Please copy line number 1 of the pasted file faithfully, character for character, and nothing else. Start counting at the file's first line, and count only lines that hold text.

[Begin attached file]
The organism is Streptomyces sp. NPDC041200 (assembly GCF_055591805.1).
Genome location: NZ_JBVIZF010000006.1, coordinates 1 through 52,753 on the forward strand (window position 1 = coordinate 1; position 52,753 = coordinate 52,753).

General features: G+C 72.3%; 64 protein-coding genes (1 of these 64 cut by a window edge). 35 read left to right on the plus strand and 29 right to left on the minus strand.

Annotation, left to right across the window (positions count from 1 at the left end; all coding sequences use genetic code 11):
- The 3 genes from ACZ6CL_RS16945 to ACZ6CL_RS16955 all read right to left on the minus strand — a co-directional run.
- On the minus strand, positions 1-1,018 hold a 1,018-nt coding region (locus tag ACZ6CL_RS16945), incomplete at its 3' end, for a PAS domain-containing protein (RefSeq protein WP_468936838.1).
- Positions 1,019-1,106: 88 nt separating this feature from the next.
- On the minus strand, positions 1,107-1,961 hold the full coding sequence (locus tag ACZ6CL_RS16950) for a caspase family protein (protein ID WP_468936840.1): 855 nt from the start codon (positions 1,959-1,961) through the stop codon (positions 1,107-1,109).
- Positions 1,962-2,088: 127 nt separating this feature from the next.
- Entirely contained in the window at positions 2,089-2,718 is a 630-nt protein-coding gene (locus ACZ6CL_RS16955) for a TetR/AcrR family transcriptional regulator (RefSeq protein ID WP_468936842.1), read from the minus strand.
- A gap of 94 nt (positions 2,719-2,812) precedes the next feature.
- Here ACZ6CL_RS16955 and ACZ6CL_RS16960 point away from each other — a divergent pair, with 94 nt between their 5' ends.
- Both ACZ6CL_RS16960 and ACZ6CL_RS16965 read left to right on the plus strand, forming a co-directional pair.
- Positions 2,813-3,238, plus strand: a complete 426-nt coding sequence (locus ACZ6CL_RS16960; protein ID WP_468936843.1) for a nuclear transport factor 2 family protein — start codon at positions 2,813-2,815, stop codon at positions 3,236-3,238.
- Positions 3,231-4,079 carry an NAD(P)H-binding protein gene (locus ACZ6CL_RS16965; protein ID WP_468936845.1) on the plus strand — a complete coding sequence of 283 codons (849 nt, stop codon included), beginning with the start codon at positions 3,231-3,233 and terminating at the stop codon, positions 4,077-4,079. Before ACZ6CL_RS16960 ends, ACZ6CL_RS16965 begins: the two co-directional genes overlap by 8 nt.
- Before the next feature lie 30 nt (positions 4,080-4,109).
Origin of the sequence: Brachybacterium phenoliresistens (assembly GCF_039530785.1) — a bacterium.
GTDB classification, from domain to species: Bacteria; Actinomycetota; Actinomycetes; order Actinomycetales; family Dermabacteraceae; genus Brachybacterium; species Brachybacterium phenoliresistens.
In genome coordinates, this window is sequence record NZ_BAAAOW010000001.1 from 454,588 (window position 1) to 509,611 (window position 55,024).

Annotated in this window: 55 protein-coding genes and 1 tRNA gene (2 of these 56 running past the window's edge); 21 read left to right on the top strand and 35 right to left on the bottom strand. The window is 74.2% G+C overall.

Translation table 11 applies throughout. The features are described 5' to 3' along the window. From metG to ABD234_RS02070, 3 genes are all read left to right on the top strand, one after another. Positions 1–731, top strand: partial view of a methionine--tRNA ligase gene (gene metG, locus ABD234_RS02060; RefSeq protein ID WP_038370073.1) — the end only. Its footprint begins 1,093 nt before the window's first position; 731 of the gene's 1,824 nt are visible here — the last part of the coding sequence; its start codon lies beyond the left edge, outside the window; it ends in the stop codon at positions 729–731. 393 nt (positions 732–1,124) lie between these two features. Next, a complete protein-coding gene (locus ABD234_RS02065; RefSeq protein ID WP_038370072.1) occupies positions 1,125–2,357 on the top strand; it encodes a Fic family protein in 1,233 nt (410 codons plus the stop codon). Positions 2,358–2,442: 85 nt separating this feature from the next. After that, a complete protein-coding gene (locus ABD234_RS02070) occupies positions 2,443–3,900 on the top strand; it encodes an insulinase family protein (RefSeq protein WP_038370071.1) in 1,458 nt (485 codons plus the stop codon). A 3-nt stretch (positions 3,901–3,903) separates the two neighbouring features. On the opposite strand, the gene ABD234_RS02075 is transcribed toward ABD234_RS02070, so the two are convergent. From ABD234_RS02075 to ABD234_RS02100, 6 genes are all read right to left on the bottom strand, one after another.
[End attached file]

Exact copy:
The organism is Streptomyces sp. NPDC041200 (assembly GCF_055591805.1).